Recent progress in the understanding of non-equilibrium quantum dynamics of many-body systems will be discussed. Applications to electron systems and ultracold atoms will be considered. Examples include photo-induced Cooper pairing in superconductors, prethermalization in 1d condensates, mesonic resonances in the Fermi Hubbard model. Possible connections of these phenomena to other areas of physics will be pointed out.
Emergent Phenomena at Oxide Interfaces
The plethora of fascinating properties observed in oxide heterostructures has attracted a lot of interest. Most noticeably, the confined electron gas formed at the interface between the two insulators LaAlO3 and SrTiO3 features e.g. gate-tunable superconductivity, ferromagnetism and non-volatile memory effects. Numerous studies have been devoted to understanding the origin of the conductivity along with enhancing its properties. Recently, we found that substituting LaAlO3 with γ-Al2O3 can produce a confined electron gas with an electron mobility exceeding 100,000 cm2/Vs. Here, I show that the γ-Al2O3/SrTiO3 interface conductivity originates from oxygen vacancies and use defect engineering to control various interface properties. In addition, I find that the high mobility coexists with a strain-tunable magnetic order below 40 K and a positive, non-saturating magnetoresistance of up to 80,000% at 15 T. The study evidences that the γ-Al2O3/SrTiO3 heterostructure is an exciting alternative to LaAlO3/SrTiO3 and paves the way for combining lattice, spin and electronic degrees of freedom.
Quantum Acoustics with Superconducting Qubits
The ability to engineer and manipulate different types of quantum mechanical objects allows us to take advantage of their unique properties and create useful hybrid technologies. Thus far, complex quantum states and exquisite quantum control have been demonstrated in systems ranging from trapped ions to superconducting resonators. Recently, there have been many efforts to extend these demonstrations to the motion of complex, macroscopic objects. These mechanical objects have important applications as quantum memories or transducers for measuring and connecting different types of quantum systems. In particular, there have been a few experiments that couple motion to nonlinear quantum objects such as superconducting qubits. This opens up the possibility of creating, storing, and manipulating non-Gaussian quantum states in mechanical degrees of freedom. However, before sophisticated quantum control of mechanical motion can be achieved, we must realize systems with long coherence times while maintaining a sufficient interaction strength. These systems should be implemented in a simple and robust manner that allows for increasing complexity and scalability in the future.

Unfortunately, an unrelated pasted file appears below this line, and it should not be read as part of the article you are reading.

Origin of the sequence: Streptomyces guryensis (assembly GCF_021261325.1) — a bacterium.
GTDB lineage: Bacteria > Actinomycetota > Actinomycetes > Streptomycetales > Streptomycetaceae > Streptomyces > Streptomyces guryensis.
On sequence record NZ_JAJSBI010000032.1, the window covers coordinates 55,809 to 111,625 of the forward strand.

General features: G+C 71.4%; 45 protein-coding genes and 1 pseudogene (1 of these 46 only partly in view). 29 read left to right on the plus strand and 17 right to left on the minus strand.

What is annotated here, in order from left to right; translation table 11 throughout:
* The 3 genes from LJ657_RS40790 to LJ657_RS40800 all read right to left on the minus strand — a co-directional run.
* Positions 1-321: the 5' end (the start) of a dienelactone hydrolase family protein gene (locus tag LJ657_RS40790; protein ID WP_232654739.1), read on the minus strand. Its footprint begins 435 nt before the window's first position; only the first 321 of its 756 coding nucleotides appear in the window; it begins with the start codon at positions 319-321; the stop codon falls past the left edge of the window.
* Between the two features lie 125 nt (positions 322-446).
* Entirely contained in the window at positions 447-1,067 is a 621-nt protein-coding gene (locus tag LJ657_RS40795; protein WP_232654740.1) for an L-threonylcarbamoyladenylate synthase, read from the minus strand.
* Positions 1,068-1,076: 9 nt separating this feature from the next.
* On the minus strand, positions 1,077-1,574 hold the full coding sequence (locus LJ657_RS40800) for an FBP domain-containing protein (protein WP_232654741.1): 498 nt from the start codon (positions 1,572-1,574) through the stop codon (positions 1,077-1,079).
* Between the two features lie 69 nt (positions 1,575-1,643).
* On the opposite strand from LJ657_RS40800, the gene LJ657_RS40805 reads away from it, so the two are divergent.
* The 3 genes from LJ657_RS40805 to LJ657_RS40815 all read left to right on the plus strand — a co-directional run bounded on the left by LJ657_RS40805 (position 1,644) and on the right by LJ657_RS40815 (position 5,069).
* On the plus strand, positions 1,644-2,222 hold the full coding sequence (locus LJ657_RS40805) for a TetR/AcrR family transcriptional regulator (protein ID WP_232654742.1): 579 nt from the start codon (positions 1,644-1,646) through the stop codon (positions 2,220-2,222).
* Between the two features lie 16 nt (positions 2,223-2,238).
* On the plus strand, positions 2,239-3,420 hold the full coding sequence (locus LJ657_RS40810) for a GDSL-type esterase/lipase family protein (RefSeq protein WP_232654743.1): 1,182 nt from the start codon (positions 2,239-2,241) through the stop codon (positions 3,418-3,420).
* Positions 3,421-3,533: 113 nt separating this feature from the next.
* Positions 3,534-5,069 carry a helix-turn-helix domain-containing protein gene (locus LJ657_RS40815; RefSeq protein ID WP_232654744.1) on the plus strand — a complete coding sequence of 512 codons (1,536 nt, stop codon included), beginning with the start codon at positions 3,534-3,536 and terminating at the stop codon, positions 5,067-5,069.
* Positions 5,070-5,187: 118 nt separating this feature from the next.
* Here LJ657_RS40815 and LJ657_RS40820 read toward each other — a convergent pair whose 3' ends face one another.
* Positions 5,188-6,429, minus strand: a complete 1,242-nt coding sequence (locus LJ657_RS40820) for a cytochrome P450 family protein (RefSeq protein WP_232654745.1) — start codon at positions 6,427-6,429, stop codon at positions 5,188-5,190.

In this talk, I will describe our recent experiments demonstrating a high frequency bulk acoustic wave resonator that is strongly coupled to a superconducting qubit using piezoelectric transduction. In contrast to previous experiments with qubit-mechanical systems, our device requires only simple fabrication methods, extends coherence times to many microseconds, and provides controllable access to a multitude of phonon modes. We use this system to demonstrate basic quantum operations on the coupled qubit-phonon system. Straightforward improvements to the current device will allow for advanced protocols analogous to what has been shown in optical and microwave resonators, resulting in a novel resource for implementing hybrid quantum technologies.
Spectral signatures of many-body localization with interacting photons
Statistical mechanics is founded on the assumption that a system can reach thermal equilibrium, regardless of the starting state. Interactions between particles facilitate thermalization, but, can interacting systems always equilibrate regardless of parameter values? The energy spectrum of a system can answer this question and reveal the nature of the underlying phases. However, most experimental techniques only indirectly probe the many-body energy spectrum. Using a chain of nine superconducting qubits, we implement a novel technique for directly resolving the energy levels of interacting photons. We benchmark this method by capturing the intricate energy spectrum predicted for 2D electrons in a magnetic field, the Hofstadter butterfly. By increasing disorder, the spatial extent of energy eigenstates at the edge of the energy band shrink, suggesting the formation of a mobility edge. At strong disorder, the energy levels cease to repel one another and their statistics approaches a Poisson distribution - the hallmark of transition from the thermalized to the many-body localized phase. Our work introduces a new many-body spectroscopy technique to study quantum phases of matter.
On systems with and without excess energy in environment
How does a microscopic system like an atom or a small molecule get rid of the excess electronic energy it has acquired, for instance, by absorbing a photon? If this microscopic system is isolated, the issue has been much investigated and the answer to this question is more or less well known. But what happens if our system has neighbors as is usually the case in nature or in the laboratory? In a human society, if our stress is large, we would like to pass it over to our neighbors. Indeed, this is in brief what happens also to the sufficiently excited microscopic system. A new mechanism of energy transfer has been theoretically predicted and verified in several exciting experiments. This mechanism seems to prevail “everywhere” from the extreme quantum system of